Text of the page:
Inhumane US Immigration Bar for HIV Positive People

Andrew Sullivan at the Washington Post has written a terrific editorial entitled “Phobia at the Gates,” which discusses the US government’s inhumane and irrational bar to admission of individuals who are HIV positive:

In this article he discusses the twelve countries that curent ban H-1V positive visitors:  Armenia, Brunei, Iraq, Libya, Moldova, Oman, Qatar, the Russian Federation, Saudi Arabia, South Korea, Sudan and . . . the United States. He notes that “China recently acted to remove its ban on HIV-positive visitors because it feared embarrassment ahead of the Olympics.”

He writes, “It seems unthinkable that the country that has been the most generous in helping people with HIV should legally ban all non-Americans who are HIV-positive. But it’s true: The leading center of public and private HIV research discriminates against those with HIV.”

He notes that while TB and leprosy are not absolute bars to admissibility under US immigration law, HIV remains the only medical condition permanently designated as grounds for inadmissibility to the US.  

He notes that the ban was proposed by Sen. Jesse Helms and that “President George H.W. Bush sought to drop the ban, but in 1993, after a scare about Haitian refugees, Congress wrote it into law.”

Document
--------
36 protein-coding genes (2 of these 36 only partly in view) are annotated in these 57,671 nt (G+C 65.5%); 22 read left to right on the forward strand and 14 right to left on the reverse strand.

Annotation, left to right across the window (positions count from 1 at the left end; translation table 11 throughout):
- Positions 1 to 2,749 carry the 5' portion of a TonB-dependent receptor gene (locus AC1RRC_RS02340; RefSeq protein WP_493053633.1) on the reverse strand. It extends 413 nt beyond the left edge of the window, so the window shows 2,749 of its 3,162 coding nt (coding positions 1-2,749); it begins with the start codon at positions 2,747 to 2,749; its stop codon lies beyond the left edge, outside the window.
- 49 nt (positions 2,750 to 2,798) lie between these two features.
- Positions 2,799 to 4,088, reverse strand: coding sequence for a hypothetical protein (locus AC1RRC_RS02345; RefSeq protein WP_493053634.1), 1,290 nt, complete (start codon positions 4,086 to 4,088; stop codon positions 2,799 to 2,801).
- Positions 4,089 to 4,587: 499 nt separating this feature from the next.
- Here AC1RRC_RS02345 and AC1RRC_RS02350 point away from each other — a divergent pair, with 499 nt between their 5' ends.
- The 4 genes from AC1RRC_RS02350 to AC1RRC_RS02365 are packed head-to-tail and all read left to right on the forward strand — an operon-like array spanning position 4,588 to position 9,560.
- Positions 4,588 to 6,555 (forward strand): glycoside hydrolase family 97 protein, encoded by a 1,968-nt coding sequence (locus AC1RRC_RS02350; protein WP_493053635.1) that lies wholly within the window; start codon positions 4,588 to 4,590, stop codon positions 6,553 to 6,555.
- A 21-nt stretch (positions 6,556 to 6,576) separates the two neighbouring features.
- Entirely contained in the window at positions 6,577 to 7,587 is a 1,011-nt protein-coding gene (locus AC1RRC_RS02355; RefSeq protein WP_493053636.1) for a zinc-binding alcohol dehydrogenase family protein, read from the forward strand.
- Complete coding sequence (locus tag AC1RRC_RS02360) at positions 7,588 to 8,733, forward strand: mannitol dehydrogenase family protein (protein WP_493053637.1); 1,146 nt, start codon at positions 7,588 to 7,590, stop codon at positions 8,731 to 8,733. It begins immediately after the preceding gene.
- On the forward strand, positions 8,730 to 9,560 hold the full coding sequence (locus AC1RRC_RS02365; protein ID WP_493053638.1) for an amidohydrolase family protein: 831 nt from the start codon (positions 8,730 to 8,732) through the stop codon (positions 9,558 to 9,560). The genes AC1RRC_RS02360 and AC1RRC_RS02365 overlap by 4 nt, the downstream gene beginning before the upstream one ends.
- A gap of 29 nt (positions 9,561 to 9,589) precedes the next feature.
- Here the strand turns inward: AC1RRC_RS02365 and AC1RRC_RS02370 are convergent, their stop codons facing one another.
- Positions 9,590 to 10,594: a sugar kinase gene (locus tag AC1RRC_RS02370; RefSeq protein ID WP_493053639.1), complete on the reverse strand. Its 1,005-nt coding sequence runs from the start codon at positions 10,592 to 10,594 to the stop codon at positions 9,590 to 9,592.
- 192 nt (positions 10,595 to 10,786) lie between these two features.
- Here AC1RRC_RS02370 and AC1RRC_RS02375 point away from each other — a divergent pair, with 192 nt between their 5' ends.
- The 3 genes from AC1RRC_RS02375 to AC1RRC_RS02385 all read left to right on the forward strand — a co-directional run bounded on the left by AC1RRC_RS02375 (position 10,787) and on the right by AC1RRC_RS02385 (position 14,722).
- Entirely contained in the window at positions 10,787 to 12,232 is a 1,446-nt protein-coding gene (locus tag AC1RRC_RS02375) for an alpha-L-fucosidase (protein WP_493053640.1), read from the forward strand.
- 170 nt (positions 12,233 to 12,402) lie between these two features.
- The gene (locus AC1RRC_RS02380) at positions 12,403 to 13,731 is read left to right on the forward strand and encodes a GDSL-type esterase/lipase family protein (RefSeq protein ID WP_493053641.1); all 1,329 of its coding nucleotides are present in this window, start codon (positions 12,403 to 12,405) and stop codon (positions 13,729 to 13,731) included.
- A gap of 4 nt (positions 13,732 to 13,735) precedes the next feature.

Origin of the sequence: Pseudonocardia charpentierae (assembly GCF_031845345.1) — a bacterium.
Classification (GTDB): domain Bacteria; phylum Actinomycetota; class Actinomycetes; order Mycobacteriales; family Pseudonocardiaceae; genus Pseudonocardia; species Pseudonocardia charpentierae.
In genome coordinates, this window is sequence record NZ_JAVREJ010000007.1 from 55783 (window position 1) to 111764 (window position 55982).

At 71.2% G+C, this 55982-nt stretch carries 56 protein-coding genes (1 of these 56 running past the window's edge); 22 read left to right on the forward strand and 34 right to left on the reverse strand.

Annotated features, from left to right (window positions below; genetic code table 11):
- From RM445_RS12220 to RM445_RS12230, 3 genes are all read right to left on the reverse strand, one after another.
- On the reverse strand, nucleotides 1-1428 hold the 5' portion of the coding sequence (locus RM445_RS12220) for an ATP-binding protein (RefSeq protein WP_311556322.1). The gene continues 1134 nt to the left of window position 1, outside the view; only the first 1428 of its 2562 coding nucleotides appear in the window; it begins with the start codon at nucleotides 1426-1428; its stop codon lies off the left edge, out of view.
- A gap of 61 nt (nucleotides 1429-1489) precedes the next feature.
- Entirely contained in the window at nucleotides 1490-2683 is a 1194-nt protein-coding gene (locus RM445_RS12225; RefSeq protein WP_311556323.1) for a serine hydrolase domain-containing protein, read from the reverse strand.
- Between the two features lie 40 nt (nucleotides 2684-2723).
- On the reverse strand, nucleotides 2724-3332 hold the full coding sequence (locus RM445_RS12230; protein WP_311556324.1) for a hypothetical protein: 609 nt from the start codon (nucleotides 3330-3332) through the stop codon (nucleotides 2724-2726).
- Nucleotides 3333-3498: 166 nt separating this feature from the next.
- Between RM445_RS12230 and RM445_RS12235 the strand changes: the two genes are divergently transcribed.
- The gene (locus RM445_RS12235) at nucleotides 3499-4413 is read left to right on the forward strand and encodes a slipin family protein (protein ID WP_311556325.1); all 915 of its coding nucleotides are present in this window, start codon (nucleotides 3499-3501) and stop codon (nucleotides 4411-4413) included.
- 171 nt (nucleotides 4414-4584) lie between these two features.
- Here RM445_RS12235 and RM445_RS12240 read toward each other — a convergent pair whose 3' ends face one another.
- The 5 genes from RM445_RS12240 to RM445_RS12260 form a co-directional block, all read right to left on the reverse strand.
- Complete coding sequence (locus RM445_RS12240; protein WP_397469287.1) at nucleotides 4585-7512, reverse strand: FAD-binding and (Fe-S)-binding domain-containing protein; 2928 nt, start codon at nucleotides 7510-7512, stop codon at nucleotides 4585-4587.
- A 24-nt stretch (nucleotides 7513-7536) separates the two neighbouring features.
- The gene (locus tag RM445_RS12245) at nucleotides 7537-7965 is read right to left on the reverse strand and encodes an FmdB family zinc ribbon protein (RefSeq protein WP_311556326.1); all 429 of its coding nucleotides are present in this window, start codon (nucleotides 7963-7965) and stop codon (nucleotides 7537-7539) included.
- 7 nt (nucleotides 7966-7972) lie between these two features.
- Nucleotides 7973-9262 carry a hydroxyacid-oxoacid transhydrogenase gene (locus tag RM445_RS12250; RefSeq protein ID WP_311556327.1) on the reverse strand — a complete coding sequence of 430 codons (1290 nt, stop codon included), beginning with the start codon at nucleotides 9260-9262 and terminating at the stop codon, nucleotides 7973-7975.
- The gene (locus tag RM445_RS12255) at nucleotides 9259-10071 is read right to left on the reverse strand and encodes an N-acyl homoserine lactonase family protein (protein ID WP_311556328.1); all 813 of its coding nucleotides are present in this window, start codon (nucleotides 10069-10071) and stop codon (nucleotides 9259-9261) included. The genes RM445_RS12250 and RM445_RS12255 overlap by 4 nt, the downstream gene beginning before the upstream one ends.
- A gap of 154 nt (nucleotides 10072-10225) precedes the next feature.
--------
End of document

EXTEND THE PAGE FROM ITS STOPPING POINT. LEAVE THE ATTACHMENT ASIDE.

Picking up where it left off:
It should be noted that there is a waiver for nonimmigrants to enter temporarily.

Mr. Sullivan notes that it would not unnecessarily burden the US financially, since “all legal immigrants and their sponsors are required to prove that they can provide their own health insurance for at least 10 years after being admitted.  Making private health insurance a condition of visiting or immigrating with HIV prevents any serious government costs, and the tax dollars that would be contributed by many of the otherwise qualified immigrants would be a net gain for the government — by some estimates, in the tens of millions of dollars.”

However, Mr. Sullivan concludes that the primary reason to remove the ban is not to avoid a financial burden but to end the discrimination and phobia against those with HIV.  He notes that there is a bipartisan group of senators, including Republicans Gordon Smith and Richard Lugar and Democrats John Kerry and Barack Obama, to repeal the ban in an amendment to the reauthorization of the President’s Emergency Plan for AIDS Relief.  Also, he notes that removing the stigma against those with HIV will allow the US to treat more individuals with HIV and make our country more secure.